be improved blends (polymer alloys) that are also readily manufacturable and have a predictable lifetime. Much has been accomplished on blends, but a lot remains to be done. Lightweight batteries and high-quality aspheric lenses will become available. Clearly, camera manufacturers have already made advances here for their current models of small cameras. Corrosion resistance will be improved. The possibility of self-assembling polymeric chips may be farfetched but cannot be ignored. Practical polymers from direct biological conversion of inexpensive feedstocks (e.g., waste) are clearly possible—polyhydroxybutyrate, which in many respects rivals polyethylene in its physical properties, is currently obtained in this manner. Escherichia coli and some other bacteria can manufacture good, very pure polymers of known molecular weight and molecular weight distribution. This, of course, is what an important part of biotechnology is all about.
Two extremely important subjects illustrate succinctly the current technology, current knowledge, and directions of future advances. First, there are blends, which may be either block copolymers (two or more chemically different polymer chains connected together by a chemical bond) or polymer alloys (two or more chemically different polymers that are mechanically mixed).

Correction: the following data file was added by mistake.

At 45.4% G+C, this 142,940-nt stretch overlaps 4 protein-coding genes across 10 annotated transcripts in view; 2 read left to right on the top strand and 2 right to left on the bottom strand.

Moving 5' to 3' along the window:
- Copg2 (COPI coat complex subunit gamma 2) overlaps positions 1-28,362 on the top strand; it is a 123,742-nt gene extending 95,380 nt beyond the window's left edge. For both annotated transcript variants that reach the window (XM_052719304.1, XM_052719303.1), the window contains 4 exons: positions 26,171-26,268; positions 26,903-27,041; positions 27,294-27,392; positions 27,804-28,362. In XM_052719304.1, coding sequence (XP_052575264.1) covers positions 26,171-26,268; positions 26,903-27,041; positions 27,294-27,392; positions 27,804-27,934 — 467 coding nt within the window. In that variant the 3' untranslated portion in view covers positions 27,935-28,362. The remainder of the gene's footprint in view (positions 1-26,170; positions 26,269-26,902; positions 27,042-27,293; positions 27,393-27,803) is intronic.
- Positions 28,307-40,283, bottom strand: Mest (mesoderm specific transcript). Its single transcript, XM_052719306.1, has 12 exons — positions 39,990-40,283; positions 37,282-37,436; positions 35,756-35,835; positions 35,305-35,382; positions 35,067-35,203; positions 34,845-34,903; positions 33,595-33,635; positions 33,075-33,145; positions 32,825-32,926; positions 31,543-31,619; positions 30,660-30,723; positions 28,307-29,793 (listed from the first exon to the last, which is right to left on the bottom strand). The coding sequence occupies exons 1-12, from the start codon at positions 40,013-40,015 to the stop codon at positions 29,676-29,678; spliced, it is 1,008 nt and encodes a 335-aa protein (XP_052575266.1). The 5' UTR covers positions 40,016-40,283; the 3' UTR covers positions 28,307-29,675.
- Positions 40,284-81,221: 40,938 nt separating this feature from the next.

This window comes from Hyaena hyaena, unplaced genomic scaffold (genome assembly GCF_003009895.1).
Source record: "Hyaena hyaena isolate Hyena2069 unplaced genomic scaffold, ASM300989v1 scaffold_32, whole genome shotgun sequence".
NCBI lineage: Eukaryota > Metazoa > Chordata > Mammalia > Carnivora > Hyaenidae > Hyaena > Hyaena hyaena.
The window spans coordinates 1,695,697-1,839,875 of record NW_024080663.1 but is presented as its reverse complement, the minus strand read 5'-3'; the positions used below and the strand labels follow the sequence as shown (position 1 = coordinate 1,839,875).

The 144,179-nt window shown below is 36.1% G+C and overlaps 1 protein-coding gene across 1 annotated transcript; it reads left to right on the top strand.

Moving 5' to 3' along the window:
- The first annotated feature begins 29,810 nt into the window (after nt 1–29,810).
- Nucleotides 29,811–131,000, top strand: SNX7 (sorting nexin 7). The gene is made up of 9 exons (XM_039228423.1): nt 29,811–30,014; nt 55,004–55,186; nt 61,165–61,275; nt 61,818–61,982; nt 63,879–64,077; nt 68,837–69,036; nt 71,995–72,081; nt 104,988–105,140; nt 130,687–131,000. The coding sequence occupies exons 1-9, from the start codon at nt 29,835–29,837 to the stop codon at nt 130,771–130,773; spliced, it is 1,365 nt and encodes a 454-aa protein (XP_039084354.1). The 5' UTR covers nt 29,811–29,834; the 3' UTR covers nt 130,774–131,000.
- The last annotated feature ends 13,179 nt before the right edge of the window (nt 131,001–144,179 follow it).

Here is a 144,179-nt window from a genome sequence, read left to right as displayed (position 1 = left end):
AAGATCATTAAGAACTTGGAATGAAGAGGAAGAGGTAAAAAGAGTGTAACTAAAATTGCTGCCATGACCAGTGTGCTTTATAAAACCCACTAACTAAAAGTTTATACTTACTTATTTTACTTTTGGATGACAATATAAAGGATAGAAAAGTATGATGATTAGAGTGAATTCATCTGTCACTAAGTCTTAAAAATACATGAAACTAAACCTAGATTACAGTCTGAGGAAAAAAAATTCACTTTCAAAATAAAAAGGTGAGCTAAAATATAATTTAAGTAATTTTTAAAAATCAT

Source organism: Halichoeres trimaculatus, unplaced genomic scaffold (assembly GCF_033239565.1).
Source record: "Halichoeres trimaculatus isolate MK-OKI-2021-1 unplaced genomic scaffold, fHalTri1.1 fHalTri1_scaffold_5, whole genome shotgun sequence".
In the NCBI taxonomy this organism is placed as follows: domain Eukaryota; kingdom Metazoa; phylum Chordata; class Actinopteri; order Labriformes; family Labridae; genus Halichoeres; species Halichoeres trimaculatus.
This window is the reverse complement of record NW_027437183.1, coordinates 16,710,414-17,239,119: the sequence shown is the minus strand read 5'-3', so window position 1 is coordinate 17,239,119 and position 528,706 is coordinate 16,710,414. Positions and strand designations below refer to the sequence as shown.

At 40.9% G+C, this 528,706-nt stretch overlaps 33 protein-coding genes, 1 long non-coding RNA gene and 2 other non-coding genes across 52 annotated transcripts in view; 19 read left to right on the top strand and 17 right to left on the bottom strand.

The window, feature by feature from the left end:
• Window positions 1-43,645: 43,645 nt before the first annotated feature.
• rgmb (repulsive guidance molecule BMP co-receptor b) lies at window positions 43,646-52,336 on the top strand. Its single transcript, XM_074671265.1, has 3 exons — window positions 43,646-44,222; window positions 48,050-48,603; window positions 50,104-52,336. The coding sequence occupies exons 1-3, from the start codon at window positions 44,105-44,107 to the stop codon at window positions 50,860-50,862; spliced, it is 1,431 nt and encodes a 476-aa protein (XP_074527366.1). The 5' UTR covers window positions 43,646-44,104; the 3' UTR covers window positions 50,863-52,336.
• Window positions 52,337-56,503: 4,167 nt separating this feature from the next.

The manner of blending the two different polymers strongly affects the resultant properties—for example, the important property of impact strength (as mentioned earlier). Figure 22 shows this for blends of thermoplastic polystyrene (S) and polybutadiene (B). With mechanical mixtures (simple blends), impact strengths show little or no improvement. However, if the proper kind of block copolymer is made with chemical linkages between the two types of chains, superior impact strengths are achieved. The different types of copolymer that can be made are listed in Table 2 together with approximate tensile strengths. One can see that most of the possible copolymers offer little improvement in properties. However, with one of the possible triblock copolymers (S-B-S) there is a marked increase in tensile strength as well as in impact strength (Figure 22). The reason for this behavior is shown in Figure 23, in which the morphologies of S-B diblock and S-B-S and B-S-B triblock polymers are represented. In this figure, the butadiene (B) portion is shown by the solid lines and the styrene (S) portion by the broken lines. In each case there is an aggregation of one species (the styrene). Only in the case of the S-B-S block copolymer, however, does this aggregation create a three-dimensional network, which in turn leads to the improved toughness and tensile strength. This is another example of the effect of molecular architecture on properties, in this case on the important property of strength.